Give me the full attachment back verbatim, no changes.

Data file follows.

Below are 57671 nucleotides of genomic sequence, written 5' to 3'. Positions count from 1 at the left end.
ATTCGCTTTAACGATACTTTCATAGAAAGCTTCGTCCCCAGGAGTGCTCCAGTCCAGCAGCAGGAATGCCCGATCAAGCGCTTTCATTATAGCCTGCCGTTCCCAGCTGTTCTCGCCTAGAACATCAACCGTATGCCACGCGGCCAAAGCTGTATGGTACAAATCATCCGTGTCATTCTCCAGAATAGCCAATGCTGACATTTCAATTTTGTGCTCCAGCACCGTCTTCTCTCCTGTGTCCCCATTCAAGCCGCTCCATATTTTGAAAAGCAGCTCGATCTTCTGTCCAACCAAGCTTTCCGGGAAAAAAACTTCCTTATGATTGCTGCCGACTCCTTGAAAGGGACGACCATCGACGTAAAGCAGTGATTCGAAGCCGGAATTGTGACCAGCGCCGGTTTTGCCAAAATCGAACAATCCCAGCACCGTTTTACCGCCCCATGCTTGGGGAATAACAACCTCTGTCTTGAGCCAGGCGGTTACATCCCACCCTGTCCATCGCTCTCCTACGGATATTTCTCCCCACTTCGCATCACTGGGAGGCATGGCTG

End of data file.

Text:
Below are 57671 nucleotides of genomic sequence, written 5' to 3'. Positions count from 1 at the left end.
ATTCGCTTTAACGATACTTTCATAGAAAGCTTCGTCCCCAGGAGTGCTCCAGTCCAGCAGCAGGAATGCCCGATCAAGCGCTTTCATTATAGCCTGCCGTTCCCAGCTGTTCTCGCCTAGAACATCAACCGTATGCCACGCGGCCAAAGCTGTATGGTACAAATCATCCGTGTCATTCTCCAGAATAGCCAATGCTGACATTTCAATTTTGTGCTCCAGCACCGTCTTCTCTCCTGTGTCCCCATTCAAGCCGCTCCATATTTTGAAAAGCAGCTCGATCTTCTGTCCAACCAAGCTTTCCGGGAAAAAAACTTCCTTATGATTGCTGCCGACTCCTTGAAAGGGACGACCATCGACGTAAAGCAGTGATTCGAAGCCGGAATTGTGACCAGCGCCGGTTTTGCCAAAATCGAACAATCCCAGCACCGTTTTACCGCCCCATGCTTGGGGAATAACAACCTCTGTCTTGAGCCAGGCGGTTACATCCCACCCTGTCCATCGCTCTCCTACGGATATTTCTCCCCACTTCGCATCACTGGGAGGCATGGCTG